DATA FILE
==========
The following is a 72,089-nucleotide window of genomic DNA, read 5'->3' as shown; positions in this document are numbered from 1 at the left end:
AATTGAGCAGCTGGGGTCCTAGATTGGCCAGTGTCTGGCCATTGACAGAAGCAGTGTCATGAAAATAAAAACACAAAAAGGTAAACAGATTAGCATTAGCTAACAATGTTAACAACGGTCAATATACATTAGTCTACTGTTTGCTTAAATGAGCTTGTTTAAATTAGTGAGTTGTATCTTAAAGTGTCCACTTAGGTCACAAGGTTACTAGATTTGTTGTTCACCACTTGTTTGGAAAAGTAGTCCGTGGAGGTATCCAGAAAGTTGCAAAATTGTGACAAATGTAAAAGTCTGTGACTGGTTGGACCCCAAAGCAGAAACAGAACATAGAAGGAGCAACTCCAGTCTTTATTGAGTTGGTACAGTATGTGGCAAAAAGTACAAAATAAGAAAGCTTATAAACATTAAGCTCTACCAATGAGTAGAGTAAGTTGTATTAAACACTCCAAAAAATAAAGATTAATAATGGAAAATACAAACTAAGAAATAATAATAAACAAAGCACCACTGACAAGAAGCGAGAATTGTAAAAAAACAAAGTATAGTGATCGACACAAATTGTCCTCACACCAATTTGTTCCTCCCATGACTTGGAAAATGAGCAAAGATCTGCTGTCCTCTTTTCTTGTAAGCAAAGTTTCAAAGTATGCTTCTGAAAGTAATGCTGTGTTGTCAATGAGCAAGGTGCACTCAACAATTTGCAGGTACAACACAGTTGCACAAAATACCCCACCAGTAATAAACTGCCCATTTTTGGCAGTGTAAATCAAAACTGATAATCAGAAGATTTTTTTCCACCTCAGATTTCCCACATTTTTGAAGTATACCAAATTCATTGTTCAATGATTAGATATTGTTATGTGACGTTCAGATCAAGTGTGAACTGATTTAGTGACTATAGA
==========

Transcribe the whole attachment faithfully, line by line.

The following is a 72,089-nucleotide window of genomic DNA, read 5'->3' as shown; positions in this document are numbered from 1 at the left end:
AATTGAGCAGCTGGGGTCCTAGATTGGCCAGTGTCTGGCCATTGACAGAAGCAGTGTCATGAAAATAAAAACACAAAAAGGTAAACAGATTAGCATTAGCTAACAATGTTAACAACGGTCAATATACATTAGTCTACTGTTTGCTTAAATGAGCTTGTTTAAATTAGTGAGTTGTATCTTAAAGTGTCCACTTAGGTCACAAGGTTACTAGATTTGTTGTTCACCACTTGTTTGGAAAAGTAGTCCGTGGAGGTATCCAGAAAGTTGCAAAATTGTGACAAATGTAAAAGTCTGTGACTGGTTGGACCCCAAAGCAGAAACAGAACATAGAAGGAGCAACTCCAGTCTTTATTGAGTTGGTACAGTATGTGGCAAAAAGTACAAAATAAGAAAGCTTATAAACATTAAGCTCTACCAATGAGTAGAGTAAGTTGTATTAAACACTCCAAAAAATAAAGATTAATAATGGAAAATACAAACTAAGAAATAATAATAAACAAAGCACCACTGACAAGAAGCGAGAATTGTAAAAAAACAAAGTATAGTGATCGACACAAATTGTCCTCACACCAATTTGTTCCTCCCATGACTTGGAAAATGAGCAAAGATCTGCTGTCCTCTTTTCTTGTAAGCAAAGTTTCAAAGTATGCTTCTGAAAGTAATGCTGTGTTGTCAATGAGCAAGGTGCACTCAACAATTTGCAGGTACAACACAGTTGCACAAAATACCCCACCAGTAATAAACTGCCCATTTTTGGCAGTGTAAATCAAAACTGATAATCAGAAGATTTTTTTCCACCTCAGATTTCCCACATTTTTGAAGTATACCAAATTCATTGTTCAATGATTAGATATTGTTATGTGACGTTCAGATCAAGTGTGAACTGATTTAGTGACTATAGA